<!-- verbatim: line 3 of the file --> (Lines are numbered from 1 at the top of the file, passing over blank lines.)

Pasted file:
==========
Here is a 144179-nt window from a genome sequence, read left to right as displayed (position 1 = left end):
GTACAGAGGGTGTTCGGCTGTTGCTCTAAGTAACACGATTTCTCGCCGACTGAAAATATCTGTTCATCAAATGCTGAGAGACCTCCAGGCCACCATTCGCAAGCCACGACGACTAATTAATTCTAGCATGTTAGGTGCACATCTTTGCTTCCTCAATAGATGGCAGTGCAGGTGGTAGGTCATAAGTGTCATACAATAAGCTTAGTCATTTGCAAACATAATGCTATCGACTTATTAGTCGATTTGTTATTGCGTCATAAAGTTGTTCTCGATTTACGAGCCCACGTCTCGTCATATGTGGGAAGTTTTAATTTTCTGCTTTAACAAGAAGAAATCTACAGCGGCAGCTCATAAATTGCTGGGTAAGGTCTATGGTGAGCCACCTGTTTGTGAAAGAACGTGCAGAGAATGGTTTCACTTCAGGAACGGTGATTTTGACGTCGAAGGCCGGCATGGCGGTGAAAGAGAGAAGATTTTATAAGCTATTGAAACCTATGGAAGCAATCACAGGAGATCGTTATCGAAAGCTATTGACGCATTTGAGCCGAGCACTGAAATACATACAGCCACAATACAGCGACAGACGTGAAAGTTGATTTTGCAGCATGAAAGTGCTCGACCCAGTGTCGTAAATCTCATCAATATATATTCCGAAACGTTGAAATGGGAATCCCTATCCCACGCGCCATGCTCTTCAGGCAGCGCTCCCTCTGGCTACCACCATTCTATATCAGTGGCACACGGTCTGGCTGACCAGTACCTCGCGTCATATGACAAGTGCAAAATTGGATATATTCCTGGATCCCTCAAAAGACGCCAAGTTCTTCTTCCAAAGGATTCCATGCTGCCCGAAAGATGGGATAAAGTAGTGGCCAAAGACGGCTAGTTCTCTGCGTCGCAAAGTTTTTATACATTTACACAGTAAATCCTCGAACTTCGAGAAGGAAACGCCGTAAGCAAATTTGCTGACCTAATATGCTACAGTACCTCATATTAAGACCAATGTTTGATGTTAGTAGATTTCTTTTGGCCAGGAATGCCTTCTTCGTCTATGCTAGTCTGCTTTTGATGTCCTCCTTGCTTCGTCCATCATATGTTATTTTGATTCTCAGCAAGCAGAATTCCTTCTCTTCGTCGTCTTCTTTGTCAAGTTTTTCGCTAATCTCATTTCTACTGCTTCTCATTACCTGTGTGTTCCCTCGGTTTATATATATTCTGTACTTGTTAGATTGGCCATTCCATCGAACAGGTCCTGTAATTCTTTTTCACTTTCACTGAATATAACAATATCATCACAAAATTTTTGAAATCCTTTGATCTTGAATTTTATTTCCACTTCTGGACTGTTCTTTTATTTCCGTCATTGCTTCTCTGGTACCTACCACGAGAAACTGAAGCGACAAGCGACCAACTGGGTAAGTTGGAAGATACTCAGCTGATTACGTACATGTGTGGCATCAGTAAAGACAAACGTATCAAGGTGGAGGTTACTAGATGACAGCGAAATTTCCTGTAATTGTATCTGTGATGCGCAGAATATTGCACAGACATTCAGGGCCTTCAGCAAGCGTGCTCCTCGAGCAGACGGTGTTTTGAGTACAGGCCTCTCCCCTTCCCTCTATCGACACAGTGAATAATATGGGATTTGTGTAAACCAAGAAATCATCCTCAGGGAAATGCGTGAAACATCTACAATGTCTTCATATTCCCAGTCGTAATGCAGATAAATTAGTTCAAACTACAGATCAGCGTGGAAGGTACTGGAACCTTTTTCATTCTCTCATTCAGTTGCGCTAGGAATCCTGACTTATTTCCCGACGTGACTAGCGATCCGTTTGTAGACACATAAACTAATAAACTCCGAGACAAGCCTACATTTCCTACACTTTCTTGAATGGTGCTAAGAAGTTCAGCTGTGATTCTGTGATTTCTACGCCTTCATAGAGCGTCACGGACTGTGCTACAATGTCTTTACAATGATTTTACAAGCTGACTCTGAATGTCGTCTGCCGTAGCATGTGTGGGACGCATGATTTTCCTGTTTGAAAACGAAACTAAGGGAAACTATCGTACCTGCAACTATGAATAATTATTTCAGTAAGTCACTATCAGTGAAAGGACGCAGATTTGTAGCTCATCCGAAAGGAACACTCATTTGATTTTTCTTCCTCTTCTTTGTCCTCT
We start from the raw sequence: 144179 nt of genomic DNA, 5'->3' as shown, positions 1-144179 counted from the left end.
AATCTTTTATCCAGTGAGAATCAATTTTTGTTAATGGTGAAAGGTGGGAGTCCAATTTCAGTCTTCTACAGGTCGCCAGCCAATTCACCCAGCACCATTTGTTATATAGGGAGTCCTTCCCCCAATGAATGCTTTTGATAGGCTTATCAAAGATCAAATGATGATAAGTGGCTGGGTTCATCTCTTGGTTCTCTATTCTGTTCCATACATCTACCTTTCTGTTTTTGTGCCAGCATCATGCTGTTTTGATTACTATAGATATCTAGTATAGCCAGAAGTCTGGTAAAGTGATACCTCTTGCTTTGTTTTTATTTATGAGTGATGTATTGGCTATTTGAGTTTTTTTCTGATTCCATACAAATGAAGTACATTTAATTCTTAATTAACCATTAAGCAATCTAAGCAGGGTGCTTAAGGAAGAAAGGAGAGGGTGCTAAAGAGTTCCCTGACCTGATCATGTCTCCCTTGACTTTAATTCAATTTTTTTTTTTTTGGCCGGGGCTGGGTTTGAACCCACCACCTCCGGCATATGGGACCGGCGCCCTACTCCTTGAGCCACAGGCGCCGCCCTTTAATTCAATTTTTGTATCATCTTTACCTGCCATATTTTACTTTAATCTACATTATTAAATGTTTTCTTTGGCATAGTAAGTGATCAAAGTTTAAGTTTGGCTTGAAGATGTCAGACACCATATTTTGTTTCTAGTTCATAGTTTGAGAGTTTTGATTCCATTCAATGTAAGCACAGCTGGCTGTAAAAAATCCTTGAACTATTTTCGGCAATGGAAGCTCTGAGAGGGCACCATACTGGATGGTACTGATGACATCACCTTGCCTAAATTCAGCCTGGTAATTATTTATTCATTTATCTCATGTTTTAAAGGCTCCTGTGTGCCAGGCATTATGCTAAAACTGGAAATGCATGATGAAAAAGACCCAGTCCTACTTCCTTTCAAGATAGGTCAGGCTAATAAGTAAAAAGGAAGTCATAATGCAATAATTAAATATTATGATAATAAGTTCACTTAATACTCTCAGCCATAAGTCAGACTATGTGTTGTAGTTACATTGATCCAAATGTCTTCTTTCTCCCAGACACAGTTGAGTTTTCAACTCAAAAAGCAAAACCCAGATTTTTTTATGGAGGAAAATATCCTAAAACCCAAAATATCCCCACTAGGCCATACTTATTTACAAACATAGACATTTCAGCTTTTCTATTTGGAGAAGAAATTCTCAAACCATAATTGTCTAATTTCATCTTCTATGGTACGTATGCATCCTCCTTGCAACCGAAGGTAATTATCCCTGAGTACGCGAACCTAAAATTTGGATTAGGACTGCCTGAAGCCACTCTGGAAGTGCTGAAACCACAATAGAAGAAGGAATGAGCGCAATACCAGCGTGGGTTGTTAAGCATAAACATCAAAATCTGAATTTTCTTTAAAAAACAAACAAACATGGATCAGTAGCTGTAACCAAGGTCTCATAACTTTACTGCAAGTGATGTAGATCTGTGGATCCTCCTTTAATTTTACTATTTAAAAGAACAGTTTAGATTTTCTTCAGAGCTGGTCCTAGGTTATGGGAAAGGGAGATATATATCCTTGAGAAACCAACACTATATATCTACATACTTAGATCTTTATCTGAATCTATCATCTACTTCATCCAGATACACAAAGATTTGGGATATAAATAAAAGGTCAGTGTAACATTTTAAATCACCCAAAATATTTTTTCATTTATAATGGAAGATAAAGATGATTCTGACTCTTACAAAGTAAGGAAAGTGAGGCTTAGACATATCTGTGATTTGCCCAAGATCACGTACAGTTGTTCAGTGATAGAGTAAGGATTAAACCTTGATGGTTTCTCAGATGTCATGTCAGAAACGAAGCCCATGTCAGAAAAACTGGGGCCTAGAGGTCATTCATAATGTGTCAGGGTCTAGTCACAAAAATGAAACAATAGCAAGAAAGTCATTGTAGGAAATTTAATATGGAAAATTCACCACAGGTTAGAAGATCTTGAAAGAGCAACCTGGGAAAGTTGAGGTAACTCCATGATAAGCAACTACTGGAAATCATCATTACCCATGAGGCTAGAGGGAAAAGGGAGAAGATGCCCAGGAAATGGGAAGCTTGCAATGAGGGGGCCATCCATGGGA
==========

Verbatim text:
We start from the raw sequence: 144179 nt of genomic DNA, 5'->3' as shown, positions 1-144179 counted from the left end.